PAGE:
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Emerging Markets: A Growing Set of Opportunities

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BlackRock Emerging Markets

Emerging Markets: A Growing Set of Opportunities

With growth portfolios becoming increasingly focused on China, investors may develop a tendency to overlook the broader emerging markets universe.

To shed a light on some lesser-known opportunities, this infographic from BlackRock explores the evolving landscapes of Southeast Asia, Brazil, and India.

Putting Opportunity Into Perspective

Emerging markets often exhibit lower price/earnings ratios (P/E) when compared to developed markets. While this may suggest that the region is attractively priced, investors can also view emerging markets from a relative size perspective.

Here’s how the market capitalisations of several emerging markets compare to some of the biggest names in tech.

CountryTotal Country Market Cap (USD)Comparable toCompany Market Cap (USD)
India$2,111BApple$1,981B
Brazil$711BFacebook$746B
Thailand$428BTesla$401B
Indonesia$381BNvidia$334B
Philippines$270BNetflix$221B

As of September 2020. Source: CEIC, Ycharts

Investors often focus on tech companies when seeking long-term growth, but with valuations at their highest levels since the dot-com bubble, uncertainty could begin to rise.

That’s where emerging markets can come into play. A country such as Brazil, which contains over 400 listed companies, may offer enhanced returns and diversification when compared to a single company. To learn more, here’s a closer look at three emerging markets opportunities that might be flying under your radar.

1. Southeast Asia: A Rising Digital Economy

Southeast Asia (SEA), which includes Indonesia, Malaysia, Philippines, Singapore, Thailand and Vietnam, is quickly emerging as the next digital giant. The region is currently home to an online population of 400 million people, a 53% increase from 2015.

With so many people going online, companies such as Grab, a local ride-share provider, have accumulated millions of new users. This spells good news for investors, with SEA’s internet economy expected to reach a gross merchandise value (GMV) of $309B by 2025.

YearSEA Internet Economy GMV* (USD)
2015$32B
2019$100B
2020 projected$105B
2025 projected$309B

*GMV is the total value of merchandise sold through a customer-to-customer exchange site.
Source: Google, Temasek, Bain & Company

Favourable demographics are also contributing to this growth. The region is expecting 50 million entrants to its middle class by 2022 and has an average age of just 30.2 years. That’s roughly 10 years younger than the UK, and 18 years younger than Japan.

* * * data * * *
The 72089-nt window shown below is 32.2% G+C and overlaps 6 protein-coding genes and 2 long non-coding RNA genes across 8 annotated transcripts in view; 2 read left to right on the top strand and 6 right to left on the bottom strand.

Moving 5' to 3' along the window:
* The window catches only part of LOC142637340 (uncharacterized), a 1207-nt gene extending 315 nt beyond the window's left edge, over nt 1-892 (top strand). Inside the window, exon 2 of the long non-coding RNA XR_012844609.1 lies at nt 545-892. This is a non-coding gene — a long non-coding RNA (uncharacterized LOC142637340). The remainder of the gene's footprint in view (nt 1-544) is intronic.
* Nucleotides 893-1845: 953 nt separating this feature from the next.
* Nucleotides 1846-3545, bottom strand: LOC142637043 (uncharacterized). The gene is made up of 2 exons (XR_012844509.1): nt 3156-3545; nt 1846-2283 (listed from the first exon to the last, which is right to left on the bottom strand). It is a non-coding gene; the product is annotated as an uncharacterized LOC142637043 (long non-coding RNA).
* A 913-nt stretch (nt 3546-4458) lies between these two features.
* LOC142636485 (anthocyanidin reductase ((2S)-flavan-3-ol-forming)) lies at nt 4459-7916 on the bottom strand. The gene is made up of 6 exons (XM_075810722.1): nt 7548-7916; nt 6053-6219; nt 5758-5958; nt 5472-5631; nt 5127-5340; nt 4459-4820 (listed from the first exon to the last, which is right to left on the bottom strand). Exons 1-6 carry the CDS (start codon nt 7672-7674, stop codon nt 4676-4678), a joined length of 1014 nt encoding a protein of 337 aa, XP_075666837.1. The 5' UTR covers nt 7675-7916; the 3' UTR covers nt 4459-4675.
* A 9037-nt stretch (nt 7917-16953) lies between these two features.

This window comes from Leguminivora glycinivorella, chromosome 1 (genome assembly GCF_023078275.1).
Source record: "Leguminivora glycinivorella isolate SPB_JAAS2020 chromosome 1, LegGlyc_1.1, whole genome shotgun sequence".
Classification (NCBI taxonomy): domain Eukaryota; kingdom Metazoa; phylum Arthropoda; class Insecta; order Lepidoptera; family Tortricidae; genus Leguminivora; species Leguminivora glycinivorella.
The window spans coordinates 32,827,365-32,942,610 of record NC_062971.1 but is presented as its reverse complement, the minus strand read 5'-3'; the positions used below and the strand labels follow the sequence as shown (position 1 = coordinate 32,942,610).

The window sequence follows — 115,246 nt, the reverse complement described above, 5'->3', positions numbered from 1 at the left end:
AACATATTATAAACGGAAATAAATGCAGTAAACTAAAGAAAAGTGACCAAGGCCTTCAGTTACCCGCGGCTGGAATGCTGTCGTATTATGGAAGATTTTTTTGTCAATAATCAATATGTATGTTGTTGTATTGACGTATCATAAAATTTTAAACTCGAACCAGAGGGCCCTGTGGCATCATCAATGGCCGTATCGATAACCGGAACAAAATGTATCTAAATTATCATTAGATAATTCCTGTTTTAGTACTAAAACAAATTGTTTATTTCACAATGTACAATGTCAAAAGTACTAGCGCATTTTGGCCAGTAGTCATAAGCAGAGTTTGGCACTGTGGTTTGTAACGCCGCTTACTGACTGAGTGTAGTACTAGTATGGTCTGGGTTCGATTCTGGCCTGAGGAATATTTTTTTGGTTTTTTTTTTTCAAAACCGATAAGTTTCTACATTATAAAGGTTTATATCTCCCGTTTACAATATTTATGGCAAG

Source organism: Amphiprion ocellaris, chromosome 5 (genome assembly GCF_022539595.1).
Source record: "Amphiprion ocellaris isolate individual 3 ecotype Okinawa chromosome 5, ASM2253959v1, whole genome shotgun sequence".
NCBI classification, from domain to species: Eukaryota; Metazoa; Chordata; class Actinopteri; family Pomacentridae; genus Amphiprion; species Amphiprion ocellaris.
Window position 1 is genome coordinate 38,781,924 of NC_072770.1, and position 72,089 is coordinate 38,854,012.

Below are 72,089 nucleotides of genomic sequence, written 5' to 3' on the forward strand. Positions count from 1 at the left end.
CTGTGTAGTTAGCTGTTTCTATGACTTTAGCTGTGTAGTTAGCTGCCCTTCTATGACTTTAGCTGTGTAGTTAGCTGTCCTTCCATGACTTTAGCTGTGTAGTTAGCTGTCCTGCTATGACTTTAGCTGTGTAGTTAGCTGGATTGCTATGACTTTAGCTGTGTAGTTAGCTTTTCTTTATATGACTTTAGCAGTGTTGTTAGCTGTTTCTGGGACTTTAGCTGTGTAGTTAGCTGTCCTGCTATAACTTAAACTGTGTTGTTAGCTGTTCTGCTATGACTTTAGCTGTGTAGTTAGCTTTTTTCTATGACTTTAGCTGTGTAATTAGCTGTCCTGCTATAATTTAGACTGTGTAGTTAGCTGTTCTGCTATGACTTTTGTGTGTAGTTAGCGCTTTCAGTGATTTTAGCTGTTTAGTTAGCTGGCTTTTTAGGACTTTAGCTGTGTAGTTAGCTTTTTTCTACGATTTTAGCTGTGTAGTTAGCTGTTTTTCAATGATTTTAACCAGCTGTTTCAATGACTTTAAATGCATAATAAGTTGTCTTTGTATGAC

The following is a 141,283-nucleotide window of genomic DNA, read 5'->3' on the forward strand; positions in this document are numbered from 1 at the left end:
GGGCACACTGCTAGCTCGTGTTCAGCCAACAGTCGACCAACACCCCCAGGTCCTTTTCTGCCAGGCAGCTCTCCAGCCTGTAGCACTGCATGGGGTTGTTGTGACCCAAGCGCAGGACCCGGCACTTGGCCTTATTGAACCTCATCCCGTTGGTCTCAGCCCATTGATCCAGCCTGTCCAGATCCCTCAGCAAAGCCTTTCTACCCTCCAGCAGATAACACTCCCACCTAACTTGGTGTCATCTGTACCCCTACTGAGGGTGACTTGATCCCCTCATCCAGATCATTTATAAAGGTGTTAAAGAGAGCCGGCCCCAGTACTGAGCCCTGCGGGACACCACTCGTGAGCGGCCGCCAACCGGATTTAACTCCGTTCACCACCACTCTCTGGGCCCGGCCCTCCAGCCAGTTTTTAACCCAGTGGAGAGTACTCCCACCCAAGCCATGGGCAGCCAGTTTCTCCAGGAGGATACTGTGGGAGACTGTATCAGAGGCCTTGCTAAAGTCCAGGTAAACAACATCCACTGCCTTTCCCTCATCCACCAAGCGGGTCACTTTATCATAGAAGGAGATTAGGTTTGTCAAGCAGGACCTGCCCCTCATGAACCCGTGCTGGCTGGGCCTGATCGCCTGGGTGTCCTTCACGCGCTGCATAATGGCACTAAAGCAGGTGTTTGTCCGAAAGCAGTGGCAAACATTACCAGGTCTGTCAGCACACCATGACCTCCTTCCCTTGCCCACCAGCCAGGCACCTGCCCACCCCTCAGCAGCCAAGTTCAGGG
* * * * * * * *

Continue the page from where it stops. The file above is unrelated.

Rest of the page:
Furthermore, this growing cohort of wealthier consumers is already embracing technology. Ecommerce, a subsector of SEA’s internet economy, has added 100 million new users over the past 5 years, with GMV increasing from $5 billion in 2015 to $62 billion in 2020.

2. Brazil: Improvements in Gender Diversity

Gender diversity has been a historical weak point for Brazilian companies, but female representation in the country has been improving. Here’s how the percentage of women on corporate boards differs between Brazil, emerging markets, and developed markets.

YearBrazil (n=53)MSCI Emerging Markets Index (n=1,323)MSCI World Index (n=1,584)
20165.8%9.0%20.3%
20178.4%10.2%20.4%
20188.0%11.2%21.6%
201911.9%12.1%25.0%
202013.7%13.0%26.2%

Source: MSCI

Brazil surpassed the emerging markets average in 2020 thanks to increased awareness and initiatives by its financial sector. Brazil’s B3 exchange, for example, was the first stock exchange in the Americas to sign the Women’s Empowerment Principles, an initiative by UN Women.

Greater female representation is welcome news for both investors and society alike. Research from the Boston Consulting Group found that companies with above-average diversity tended to be more innovative, generating a greater share of revenue from recently launched products.

3. India: Promising Opportunities in Healthcare and Real Estate

As part of its National Health Protection Scheme, India’s government is looking to provide 500 million people with government-sponsored health insurance. If progress is kept on track, health sector revenues could increase at a compound annual growth rate (CAGR) of 18%, making it one of the world’s fastest growing markets in the world.

YearRevenue from India's Healthcare Sector (USD)
2016$140B
2017$160B
2020 Projected$280B
2022 Projected$372B

Source: IBEF

Achieving this goal will require participation from both the public and private sectors. For example, India’s government has pledged to increase public health spending from 1.1% of GDP in 2018, to 2.5% by 2025. Additionally, it allows 100% foreign direct investment (FDI) in projects such as hospitals.